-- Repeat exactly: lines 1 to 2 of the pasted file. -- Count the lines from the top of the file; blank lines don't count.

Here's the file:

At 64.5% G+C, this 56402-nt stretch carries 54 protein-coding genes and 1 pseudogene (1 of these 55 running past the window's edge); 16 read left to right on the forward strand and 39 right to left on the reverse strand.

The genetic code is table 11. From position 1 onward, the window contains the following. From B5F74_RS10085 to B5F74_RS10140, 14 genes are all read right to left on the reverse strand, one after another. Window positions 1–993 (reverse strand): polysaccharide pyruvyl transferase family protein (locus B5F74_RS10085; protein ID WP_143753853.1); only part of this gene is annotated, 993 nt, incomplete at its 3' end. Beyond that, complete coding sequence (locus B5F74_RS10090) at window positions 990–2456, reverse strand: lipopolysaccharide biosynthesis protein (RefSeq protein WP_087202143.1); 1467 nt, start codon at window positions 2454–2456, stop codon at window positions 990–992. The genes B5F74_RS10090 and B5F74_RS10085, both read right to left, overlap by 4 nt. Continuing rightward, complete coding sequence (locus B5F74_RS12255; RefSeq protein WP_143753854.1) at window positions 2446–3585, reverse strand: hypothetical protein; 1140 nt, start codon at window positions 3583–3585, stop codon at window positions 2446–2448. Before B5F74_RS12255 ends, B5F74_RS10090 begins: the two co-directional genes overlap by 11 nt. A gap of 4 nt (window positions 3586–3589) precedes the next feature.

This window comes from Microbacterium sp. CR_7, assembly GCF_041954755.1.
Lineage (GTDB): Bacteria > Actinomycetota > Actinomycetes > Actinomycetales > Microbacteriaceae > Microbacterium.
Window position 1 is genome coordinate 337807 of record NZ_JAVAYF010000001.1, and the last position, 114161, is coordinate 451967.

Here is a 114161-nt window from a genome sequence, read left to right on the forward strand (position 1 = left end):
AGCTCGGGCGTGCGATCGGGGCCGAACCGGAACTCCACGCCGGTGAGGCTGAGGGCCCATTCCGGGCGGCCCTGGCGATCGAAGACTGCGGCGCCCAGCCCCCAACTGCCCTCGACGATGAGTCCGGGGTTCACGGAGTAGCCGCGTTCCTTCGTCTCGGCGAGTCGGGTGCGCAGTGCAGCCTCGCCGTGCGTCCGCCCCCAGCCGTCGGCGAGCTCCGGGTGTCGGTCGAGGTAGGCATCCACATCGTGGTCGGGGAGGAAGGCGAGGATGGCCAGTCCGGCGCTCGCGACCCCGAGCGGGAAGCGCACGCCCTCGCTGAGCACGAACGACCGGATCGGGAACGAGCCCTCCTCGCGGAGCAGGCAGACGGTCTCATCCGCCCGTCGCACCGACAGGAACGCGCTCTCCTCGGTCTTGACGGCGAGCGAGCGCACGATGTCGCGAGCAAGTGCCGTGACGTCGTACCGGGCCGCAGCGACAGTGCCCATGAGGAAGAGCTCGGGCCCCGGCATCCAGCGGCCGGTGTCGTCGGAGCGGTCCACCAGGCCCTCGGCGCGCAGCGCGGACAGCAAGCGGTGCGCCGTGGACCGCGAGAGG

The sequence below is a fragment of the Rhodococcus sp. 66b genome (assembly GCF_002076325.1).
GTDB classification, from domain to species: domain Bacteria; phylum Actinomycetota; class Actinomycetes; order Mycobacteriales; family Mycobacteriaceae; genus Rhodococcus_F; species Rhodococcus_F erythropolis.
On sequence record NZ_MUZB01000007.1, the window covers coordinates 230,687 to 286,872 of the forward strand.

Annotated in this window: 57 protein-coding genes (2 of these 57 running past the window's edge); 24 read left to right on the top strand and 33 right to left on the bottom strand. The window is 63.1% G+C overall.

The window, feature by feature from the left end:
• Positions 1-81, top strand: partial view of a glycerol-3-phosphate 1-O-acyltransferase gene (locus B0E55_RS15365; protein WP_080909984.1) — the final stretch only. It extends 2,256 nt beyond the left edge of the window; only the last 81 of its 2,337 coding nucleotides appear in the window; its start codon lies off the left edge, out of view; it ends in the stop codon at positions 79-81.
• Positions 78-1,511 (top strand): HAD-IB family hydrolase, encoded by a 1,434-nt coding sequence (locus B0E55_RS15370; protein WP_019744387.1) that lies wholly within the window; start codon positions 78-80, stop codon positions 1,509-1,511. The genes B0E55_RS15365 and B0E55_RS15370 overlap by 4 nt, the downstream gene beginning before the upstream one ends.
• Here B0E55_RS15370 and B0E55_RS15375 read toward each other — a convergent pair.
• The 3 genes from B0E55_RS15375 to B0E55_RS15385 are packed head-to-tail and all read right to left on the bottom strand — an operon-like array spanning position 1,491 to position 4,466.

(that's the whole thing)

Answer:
At 64.5% G+C, this 56402-nt stretch carries 54 protein-coding genes and 1 pseudogene (1 of these 55 running past the window's edge); 16 read left to right on the forward strand and 39 right to left on the reverse strand.

The genetic code is table 11. From position 1 onward, the window contains the following. From B5F74_RS10085 to B5F74_RS10140, 14 genes are all read right to left on the reverse strand, one after another. Window positions 1–993 (reverse strand): polysaccharide pyruvyl transferase family protein (locus B5F74_RS10085; protein ID WP_143753853.1); only part of this gene is annotated, 993 nt, incomplete at its 3' end. Beyond that, complete coding sequence (locus B5F74_RS10090) at window positions 990–2456, reverse strand: lipopolysaccharide biosynthesis protein (RefSeq protein WP_087202143.1); 1467 nt, start codon at window positions 2454–2456, stop codon at window positions 990–992. The genes B5F74_RS10090 and B5F74_RS10085, both read right to left, overlap by 4 nt. Continuing rightward, complete coding sequence (locus B5F74_RS12255; RefSeq protein WP_143753854.1) at window positions 2446–3585, reverse strand: hypothetical protein; 1140 nt, start codon at window positions 3583–3585, stop codon at window positions 2446–2448. Before B5F74_RS12255 ends, B5F74_RS10090 begins: the two co-directional genes overlap by 11 nt. A gap of 4 nt (window positions 3586–3589) precedes the next feature.